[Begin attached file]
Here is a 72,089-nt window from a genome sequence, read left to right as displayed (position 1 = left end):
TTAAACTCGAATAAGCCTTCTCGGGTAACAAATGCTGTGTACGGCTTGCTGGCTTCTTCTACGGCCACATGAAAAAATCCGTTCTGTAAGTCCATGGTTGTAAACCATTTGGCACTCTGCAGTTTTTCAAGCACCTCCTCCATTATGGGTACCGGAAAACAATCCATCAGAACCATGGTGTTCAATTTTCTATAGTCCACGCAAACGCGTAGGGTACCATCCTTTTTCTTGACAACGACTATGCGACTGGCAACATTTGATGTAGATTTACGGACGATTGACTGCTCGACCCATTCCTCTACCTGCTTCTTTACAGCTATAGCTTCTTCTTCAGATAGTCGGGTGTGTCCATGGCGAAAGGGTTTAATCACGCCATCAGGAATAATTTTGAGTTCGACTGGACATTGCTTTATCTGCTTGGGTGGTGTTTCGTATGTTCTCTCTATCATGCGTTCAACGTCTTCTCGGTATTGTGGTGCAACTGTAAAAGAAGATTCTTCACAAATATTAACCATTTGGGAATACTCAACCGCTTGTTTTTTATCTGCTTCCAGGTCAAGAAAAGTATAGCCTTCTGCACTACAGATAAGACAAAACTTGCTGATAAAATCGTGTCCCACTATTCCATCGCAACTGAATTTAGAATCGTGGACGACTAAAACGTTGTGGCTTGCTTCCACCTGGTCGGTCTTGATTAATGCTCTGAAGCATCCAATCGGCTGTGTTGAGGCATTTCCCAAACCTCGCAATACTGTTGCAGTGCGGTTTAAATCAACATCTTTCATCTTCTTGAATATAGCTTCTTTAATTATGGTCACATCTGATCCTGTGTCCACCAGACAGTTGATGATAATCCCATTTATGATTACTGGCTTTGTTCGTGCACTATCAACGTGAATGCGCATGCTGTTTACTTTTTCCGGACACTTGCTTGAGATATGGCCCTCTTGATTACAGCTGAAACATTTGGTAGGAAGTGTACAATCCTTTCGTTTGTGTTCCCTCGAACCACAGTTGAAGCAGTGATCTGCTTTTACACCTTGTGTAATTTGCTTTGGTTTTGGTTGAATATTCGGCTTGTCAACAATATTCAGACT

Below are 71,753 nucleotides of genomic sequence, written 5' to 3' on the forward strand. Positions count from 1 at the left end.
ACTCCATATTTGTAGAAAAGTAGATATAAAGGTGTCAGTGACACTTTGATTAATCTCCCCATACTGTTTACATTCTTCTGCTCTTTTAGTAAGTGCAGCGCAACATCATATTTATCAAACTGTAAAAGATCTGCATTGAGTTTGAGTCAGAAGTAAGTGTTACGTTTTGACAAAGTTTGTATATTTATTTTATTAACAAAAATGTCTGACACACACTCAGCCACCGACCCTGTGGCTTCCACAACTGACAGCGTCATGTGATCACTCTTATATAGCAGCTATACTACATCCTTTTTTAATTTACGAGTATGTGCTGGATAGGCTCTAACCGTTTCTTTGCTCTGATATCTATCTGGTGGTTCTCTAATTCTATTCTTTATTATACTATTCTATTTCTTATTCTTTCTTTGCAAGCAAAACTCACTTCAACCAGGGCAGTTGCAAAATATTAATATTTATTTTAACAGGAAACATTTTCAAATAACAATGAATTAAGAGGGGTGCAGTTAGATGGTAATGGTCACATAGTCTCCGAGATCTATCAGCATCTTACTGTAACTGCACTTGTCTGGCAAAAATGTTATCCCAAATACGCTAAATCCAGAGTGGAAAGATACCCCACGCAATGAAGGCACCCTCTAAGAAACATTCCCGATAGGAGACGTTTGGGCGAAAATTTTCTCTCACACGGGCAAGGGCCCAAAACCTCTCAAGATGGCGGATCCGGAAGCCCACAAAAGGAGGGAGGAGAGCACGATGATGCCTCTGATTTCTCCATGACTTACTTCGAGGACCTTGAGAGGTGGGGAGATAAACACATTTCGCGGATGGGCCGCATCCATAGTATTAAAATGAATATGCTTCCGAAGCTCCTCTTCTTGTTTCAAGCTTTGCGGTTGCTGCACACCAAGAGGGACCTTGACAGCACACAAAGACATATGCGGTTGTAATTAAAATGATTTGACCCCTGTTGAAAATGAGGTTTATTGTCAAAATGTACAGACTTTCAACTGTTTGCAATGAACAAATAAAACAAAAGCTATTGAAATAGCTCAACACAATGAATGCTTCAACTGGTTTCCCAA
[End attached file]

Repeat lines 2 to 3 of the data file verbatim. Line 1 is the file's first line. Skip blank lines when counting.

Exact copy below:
TTAAACTCGAATAAGCCTTCTCGGGTAACAAATGCTGTGTACGGCTTGCTGGCTTCTTCTACGGCCACATGAAAAAATCCGTTCTGTAAGTCCATGGTTGTAAACCATTTGGCACTCTGCAGTTTTTCAAGCACCTCCTCCATTATGGGTACCGGAAAACAATCCATCAGAACCATGGTGTTCAATTTTCTATAGTCCACGCAAACGCGTAGGGTACCATCCTTTTTCTTGACAACGACTATGCGACTGGCAACATTTGATGTAGATTTACGGACGATTGACTGCTCGACCCATTCCTCTACCTGCTTCTTTACAGCTATAGCTTCTTCTTCAGATAGTCGGGTGTGTCCATGGCGAAAGGGTTTAATCACGCCATCAGGAATAATTTTGAGTTCGACTGGACATTGCTTTATCTGCTTGGGTGGTGTTTCGTATGTTCTCTCTATCATGCGTTCAACGTCTTCTCGGTATTGTGGTGCAACTGTAAAAGAAGATTCTTCACAAATATTAACCATTTGGGAATACTCAACCGCTTGTTTTTTATCTGCTTCCAGGTCAAGAAAAGTATAGCCTTCTGCACTACAGATAAGACAAAACTTGCTGATAAAATCGTGTCCCACTATTCCATCGCAACTGAATTTAGAATCGTGGACGACTAAAACGTTGTGGCTTGCTTCCACCTGGTCGGTCTTGATTAATGCTCTGAAGCATCCAATCGGCTGTGTTGAGGCATTTCCCAAACCTCGCAATACTGTTGCAGTGCGGTTTAAATCAACATCTTTCATCTTCTTGAATATAGCTTCTTTAATTATGGTCACATCTGATCCTGTGTCCACCAGACAGTTGATGATAATCCCATTTATGATTACTGGCTTTGTTCGTGCACTATCAACGTGAATGCGCATGCTGTTTACTTTTTCCGGACACTTGCTTGAGATATGGCCCTCTTGATTACAGCTGAAACATTTGGTAGGAAGTGTACAATCCTTTCGTTTGTGTTCCCTCGAACCACAGTTGAAGCAGTGATCTGCTTTTACACCTTGTGTAATTTGCTTTGGTTTTGGTTGAATATTCGGCTTGTCAACAATATTCAGACT

Below are 71,753 nucleotides of genomic sequence, written 5' to 3' on the forward strand. Positions count from 1 at the left end.